“Physically, emotionally, mentally and even spiritually, being obese is an ever-present condition to the experience my clients face every day,” says Kadile, director of the Center for Integrative Medicine and author of “Stop Dying Fat”

“Obesity is a vicious cycle that usually starts with bad eating habits during childhood” Kadile said. “Childhood obesity has quadrupled in recent decades. I don’t think enough of us appreciate how established bad habits are before most obese people reach adulthood.

“Overweight or obese people often eat for comfort when they’re depressed or as a reward when things are going well, much like an alcoholic.”

Like substance abusers, obese people pay a significant price.

  • Bigger is costlier. Many are emotional eaters, and when you eat for emotional satisfaction rather than physical satiation, you eat more, which increases the dollars spent. Obese people often have to buy clothes specially tailored for their size, which adds costs. The biggest cost, however, is healthcare due to bad health. Obesity has severely taxed our country’s healthcare costs.
  • What’s your self-esteem worth? Being a large individual often proves challenging in public, as daytime talk shows sometimes attest. Obesity can keep you from social engagements and make you feel self-conscious while out and about. This can lead to depression and lack of activity, fueling the vicious cycle of the obese lifestyle.
  • Time – arguably the most important metric. What do we really have in life? Money, work, love, relationships and material goods – these are all good and necessary things. But they are all for not if your health does not permit you to live long enough to enjoy them.
  • Opportunities, quality of life and happiness are compromised. You can be the most qualified professional at work, but obesity can cost you a raise. You may be a funny, intelligent and attractive person, but being too big might keep you from finding love. Simply having 100 or 200 pounds of extra fat is a burden obese people cannot escape throughout their waking existence.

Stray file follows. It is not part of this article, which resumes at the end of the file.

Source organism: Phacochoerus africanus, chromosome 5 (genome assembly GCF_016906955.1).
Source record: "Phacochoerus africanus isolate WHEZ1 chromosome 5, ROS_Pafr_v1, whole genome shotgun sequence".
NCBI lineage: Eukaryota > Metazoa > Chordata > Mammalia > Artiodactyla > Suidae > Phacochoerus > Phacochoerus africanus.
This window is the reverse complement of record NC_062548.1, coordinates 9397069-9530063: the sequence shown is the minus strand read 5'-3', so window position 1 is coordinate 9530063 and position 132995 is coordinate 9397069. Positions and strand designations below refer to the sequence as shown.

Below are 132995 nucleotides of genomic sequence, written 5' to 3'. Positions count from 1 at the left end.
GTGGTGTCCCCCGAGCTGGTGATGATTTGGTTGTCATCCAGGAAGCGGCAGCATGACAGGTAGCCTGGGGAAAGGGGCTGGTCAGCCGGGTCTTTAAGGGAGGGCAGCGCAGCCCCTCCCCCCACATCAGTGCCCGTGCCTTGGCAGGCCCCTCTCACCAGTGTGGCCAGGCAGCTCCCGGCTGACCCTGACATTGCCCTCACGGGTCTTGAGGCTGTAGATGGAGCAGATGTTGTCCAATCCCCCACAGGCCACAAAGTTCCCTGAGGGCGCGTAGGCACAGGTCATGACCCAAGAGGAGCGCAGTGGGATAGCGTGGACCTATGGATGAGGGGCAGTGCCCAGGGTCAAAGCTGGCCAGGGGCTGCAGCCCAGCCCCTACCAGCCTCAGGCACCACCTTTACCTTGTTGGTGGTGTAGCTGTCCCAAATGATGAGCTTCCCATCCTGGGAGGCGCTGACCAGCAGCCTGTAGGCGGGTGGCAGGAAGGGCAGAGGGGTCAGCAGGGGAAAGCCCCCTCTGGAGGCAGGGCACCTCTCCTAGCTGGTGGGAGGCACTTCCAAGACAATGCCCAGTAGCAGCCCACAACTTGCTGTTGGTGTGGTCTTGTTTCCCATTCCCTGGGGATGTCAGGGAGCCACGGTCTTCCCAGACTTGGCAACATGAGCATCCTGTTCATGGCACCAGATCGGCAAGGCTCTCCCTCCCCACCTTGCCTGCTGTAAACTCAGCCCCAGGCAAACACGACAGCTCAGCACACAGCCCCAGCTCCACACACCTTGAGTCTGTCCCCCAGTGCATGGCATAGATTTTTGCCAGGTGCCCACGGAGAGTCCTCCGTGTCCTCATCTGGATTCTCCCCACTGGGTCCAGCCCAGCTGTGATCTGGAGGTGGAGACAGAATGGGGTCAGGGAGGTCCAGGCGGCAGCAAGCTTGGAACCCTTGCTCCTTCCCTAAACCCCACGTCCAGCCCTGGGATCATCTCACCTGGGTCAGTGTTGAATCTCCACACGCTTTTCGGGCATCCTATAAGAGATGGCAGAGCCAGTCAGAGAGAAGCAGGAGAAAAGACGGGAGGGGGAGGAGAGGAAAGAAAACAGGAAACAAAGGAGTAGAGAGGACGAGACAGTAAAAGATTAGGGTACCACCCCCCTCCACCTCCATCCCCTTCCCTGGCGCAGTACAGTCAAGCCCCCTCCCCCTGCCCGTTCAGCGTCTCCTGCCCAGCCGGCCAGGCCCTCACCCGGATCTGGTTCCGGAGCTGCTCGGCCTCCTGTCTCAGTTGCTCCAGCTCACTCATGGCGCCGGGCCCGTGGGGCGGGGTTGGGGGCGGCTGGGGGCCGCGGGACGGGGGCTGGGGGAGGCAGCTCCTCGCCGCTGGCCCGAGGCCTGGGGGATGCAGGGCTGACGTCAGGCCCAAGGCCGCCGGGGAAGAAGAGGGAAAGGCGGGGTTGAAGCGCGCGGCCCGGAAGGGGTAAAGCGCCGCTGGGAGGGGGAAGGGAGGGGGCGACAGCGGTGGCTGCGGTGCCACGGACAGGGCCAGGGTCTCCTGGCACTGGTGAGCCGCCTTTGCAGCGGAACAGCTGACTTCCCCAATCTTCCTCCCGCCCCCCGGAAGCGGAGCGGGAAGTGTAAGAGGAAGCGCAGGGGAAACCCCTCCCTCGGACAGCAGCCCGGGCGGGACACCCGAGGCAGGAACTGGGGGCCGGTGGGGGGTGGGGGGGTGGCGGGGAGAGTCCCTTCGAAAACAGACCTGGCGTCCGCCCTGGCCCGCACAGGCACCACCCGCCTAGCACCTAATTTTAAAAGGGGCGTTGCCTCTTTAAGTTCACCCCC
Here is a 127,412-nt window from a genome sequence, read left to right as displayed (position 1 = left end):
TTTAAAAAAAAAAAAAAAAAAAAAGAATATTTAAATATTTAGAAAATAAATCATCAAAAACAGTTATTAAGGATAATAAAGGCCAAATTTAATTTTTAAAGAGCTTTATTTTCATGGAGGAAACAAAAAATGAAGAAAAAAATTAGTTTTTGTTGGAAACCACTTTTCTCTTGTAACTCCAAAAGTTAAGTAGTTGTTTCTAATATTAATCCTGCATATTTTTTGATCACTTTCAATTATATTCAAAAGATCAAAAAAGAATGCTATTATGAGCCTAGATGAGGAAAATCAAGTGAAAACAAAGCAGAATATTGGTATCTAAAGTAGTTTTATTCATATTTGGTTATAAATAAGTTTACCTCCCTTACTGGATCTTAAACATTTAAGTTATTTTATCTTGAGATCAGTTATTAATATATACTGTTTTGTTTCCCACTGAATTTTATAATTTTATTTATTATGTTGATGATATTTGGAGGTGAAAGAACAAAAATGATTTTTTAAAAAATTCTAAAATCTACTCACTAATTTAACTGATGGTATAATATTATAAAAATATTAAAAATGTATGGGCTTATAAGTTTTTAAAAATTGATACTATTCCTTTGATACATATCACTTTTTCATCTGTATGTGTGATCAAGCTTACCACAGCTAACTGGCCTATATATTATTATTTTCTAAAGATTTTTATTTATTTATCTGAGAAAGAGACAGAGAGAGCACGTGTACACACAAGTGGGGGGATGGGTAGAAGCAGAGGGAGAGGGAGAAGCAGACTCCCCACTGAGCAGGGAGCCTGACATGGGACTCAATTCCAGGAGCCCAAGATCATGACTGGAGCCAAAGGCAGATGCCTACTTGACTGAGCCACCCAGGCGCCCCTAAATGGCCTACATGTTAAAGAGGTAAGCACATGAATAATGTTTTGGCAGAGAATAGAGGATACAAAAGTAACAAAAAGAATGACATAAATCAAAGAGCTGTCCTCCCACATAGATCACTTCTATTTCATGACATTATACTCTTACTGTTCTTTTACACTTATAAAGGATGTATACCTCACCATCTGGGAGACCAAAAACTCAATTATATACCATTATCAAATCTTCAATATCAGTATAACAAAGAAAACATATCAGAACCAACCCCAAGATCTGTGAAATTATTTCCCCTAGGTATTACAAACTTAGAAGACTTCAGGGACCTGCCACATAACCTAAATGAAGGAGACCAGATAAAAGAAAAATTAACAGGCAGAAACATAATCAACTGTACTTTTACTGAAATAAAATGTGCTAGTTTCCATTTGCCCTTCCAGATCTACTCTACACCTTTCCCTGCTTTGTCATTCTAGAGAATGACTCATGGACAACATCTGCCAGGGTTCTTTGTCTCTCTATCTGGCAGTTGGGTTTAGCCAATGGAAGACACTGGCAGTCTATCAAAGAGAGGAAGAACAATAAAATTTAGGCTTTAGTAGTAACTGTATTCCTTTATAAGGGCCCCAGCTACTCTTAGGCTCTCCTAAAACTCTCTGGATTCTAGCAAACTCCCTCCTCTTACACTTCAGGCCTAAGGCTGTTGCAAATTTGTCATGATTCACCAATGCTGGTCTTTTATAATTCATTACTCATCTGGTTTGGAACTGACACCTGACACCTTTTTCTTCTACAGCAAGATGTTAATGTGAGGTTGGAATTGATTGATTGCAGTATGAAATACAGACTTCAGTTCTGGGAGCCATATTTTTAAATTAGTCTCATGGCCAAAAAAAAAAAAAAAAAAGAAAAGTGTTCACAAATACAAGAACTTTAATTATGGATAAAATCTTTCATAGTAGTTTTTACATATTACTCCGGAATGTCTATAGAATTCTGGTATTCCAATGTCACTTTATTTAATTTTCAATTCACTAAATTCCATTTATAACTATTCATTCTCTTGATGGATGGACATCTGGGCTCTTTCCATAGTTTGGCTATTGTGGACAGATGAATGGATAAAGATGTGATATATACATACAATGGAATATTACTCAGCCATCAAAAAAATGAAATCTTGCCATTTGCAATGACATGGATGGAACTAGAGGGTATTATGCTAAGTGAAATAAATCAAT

“As a society, we should be more compassionate toward obese individuals – they have it hard enough without our critical judgment,” Kadile says. “If you are obese, you owe it to yourself and your loved ones to save on the associated tangible and intangible costs. If you don’t take action today, it can cost you many days from your future that you’d otherwise have.”

Dr. Eleazar Kadile is a complementary physician who specializes in treating patients with obesity, who may suffer from heart disease, hypertension, type-2 diabetes, arthritis, depression or ADHD.

The Buick Club of America builds community around the classic

Owners of all cars are proud, however, people who own a Buick are a unique and enthusiastic group indeed.

They assemble as The Buick Club of America, but you don’t have to be a Buick owner to join the club; you just have to love Buick.

My grandfather once said to me as a child a Buick is the most luxurious car you can own.

He would have been a member of The Buick Club of America if he had been aware such club existed. Established in 1966, this non-profit organization is going strong, continually growing.

It has a specific and simple mission: the preservation and restoration of automobiles built by the Buick Motor Division of General Motors Corporation.

The Buick Club of America is a highly active club with online and real-life interactions for those who love Buicks.

You can locate upcoming national Buick events online at The Buick Club of America website.

There’s contact information about each of the chapters and regions and a hearty forum that discusses matters of Buick performance, and a way to buy and sell Buicks and their parts. This highly engaged forum will keep you discussing Buicks for hours.

You can also join the club online and receive regular magazines and newsletters about what The Buick Club of America is doing as well as updates on Buick the brand and the car.

There’s an equally active group on Facebook for The Buick Club of America that’s comprised of more than 3, 400 people who chat daily about the beauty of Buick.

Check out a few of the beautiful posts that have created excitement among the Buick enthusiasts on Facebook:


The group is about community and story sharing:

They share videos. Here’s an interesting documentary about the history of Buick


Buick – History Documentary (1995)


They post their classics:

You’ll find all sorts of rarities posted by followers:


Where did it come from?


How do you measure brand loyalty?


Found some Buick nostalgia via an old ad too: